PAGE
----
doesn't get a discount because the
company has problems."
Reuther said he was trying for
a quick settlement with Chrysler.
His union struck GM for ' two
weeks and Ford for 13 days be-
fore wrapping up new three-year
contracts.
Reuther made his first appear-
ance at Chrysler since the start
of the auto industry's contract ne-
gotiations three and a half months
ago. He said yesterday's session
was to set up a schedule of pro-
cedure to expedite the negotia-
tions.
Move Quickly
Reuther said the union would
try to speed up settlement on
working conditions at Chrysler
plants. So far there has been
none. Problems at the plant level
brought on the GM and Ford
strikes.j
Soviets Announce
Test to Citizens
LONDON (A) - Moscow Radio
and other Soviet information
agencies got around last night to
reporting Nikita S. Khrushchev's
announcement that a 50-megaton
nuclear bomb will be exploded by
Russia at the end of the month.
Thirteen hours after Moscow
Radio announced the Congress
had convened and that Khrush-
chev was speaking, it carried the
first mention of the Khrushchev
statement on the bomb. The of-
ficial Tass new agency came ,in
a full hour later with its own sum-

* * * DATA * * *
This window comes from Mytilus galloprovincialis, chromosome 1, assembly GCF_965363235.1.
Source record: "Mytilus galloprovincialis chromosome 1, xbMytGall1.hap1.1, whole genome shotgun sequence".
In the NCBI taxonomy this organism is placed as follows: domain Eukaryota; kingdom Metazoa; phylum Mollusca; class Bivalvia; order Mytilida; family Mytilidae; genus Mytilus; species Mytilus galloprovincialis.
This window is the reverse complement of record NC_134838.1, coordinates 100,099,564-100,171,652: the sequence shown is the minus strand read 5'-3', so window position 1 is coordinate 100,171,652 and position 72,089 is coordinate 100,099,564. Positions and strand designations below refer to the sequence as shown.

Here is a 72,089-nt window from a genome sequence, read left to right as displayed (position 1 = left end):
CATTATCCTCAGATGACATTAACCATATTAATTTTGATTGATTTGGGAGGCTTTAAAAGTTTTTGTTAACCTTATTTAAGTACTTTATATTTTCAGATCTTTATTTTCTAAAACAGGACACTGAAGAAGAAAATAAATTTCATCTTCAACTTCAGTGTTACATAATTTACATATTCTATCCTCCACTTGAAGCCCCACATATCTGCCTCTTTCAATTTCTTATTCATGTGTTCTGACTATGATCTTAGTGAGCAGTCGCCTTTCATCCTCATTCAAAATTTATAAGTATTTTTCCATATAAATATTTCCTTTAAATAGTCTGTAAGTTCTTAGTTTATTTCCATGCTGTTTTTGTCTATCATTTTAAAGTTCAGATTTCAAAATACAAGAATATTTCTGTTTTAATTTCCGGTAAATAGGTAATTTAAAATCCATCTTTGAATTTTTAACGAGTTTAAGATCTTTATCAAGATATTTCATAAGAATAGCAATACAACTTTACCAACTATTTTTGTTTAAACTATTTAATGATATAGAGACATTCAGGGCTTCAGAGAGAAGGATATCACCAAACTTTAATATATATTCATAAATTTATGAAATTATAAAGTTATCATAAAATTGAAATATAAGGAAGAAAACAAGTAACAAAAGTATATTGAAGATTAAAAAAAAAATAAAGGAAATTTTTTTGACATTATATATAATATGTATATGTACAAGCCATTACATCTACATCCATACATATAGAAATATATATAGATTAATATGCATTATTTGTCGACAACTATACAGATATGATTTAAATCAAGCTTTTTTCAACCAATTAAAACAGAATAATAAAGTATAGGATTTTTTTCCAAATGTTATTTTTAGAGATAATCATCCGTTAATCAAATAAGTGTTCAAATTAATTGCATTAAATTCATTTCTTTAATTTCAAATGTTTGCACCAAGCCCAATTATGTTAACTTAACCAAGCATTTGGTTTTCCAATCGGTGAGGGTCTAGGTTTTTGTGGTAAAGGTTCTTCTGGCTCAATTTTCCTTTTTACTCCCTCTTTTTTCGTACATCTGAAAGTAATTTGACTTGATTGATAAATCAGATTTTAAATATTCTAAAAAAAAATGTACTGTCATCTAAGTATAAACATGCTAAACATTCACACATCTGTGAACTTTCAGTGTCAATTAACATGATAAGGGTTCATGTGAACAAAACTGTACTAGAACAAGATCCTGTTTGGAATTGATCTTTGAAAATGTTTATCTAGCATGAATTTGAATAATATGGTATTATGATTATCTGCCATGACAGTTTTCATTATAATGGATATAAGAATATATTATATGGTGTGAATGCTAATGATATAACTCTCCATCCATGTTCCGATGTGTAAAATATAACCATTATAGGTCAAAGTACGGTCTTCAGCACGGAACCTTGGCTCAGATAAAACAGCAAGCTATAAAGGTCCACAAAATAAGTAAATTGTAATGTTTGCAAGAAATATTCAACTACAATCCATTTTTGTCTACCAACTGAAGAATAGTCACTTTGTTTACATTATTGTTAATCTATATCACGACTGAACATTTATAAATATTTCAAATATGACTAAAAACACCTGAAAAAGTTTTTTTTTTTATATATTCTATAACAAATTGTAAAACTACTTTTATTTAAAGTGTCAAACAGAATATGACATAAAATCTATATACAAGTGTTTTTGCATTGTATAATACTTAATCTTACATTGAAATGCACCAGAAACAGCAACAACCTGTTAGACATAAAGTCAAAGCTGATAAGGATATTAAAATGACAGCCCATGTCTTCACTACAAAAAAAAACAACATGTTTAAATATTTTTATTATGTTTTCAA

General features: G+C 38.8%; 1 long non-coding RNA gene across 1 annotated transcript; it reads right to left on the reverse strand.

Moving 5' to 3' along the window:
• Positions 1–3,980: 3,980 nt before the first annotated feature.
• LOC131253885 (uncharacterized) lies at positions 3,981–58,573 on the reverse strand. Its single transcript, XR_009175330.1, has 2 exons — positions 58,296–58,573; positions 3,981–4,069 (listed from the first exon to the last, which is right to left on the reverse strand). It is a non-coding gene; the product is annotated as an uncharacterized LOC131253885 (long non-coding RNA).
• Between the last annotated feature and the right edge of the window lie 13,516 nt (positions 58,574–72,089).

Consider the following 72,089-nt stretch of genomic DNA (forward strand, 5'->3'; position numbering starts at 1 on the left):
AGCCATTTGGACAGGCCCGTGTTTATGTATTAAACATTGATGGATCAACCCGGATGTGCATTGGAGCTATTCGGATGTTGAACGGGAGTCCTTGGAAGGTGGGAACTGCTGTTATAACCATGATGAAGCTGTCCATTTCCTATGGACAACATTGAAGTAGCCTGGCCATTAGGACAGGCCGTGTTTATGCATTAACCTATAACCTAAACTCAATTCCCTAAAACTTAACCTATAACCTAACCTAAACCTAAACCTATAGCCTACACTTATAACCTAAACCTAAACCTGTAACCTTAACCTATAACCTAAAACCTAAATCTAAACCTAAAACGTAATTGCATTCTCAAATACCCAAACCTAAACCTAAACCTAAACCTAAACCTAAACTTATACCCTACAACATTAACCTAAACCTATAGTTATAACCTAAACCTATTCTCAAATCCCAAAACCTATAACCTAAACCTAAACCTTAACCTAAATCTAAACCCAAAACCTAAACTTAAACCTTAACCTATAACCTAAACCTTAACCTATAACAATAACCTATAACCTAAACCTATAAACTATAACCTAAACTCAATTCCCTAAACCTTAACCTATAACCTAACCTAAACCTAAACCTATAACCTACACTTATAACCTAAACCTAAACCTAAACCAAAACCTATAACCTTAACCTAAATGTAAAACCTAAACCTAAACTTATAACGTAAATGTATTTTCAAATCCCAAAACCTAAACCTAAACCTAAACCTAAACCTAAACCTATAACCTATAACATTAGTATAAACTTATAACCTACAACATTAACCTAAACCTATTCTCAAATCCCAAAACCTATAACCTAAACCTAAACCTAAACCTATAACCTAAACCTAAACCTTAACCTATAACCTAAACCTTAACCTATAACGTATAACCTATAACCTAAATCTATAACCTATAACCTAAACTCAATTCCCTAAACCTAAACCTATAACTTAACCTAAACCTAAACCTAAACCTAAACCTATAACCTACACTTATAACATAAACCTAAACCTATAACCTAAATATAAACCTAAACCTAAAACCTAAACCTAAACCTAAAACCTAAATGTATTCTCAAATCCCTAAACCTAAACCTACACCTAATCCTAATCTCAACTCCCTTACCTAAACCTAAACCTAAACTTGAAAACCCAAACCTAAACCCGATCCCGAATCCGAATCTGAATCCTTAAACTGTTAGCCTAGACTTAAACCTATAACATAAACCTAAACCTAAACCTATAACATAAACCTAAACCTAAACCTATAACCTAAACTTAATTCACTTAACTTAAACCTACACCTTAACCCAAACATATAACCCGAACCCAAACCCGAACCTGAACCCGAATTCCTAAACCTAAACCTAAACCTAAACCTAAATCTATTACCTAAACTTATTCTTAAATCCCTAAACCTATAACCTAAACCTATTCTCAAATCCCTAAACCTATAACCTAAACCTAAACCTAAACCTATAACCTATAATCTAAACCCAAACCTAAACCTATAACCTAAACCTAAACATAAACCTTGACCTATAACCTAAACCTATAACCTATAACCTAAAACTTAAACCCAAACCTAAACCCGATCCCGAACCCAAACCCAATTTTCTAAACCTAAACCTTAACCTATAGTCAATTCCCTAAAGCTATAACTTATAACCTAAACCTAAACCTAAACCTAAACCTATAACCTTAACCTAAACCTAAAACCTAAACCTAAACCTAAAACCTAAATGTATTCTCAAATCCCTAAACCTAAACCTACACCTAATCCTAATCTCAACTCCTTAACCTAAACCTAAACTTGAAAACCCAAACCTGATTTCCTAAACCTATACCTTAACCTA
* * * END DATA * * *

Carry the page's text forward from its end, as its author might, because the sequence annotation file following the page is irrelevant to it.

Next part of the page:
mary.

Soviets Say

Of

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I

Michigan Band, Boston Symphony, Joan Baer,
Belafonte, Limeliters, Makeeba, Weavers, etc.

50

G. MENNEN WILLIAMS
... in Algeria

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Congo Warns
UN Comnand
UNITED NATIONS R)) - The
Congo yesterday blasted the Unit-
ed Nations command anew for ne-
gotiating a cease-fire with break-
away Katanga province and hint-
ed it might seek Soviet help if the
United Nations fails to end the
secession.
Congo Foreign Minister Justin
Bomboko issued the warning a few
hours after the Soviet Union ac-
cused the United Nations Congo
command of by-passing the Secur-
ity Council in negotiating a cease-
fire.
Bomboko told a news confer-
ence, "we avoided making bilater-
al agreements with certain powers
because we wanted to preverit the
cold war penetrating the Congo,
but if UN action fails, we are pre-
pared to take any means, to ac-
cept any assistance to safeguard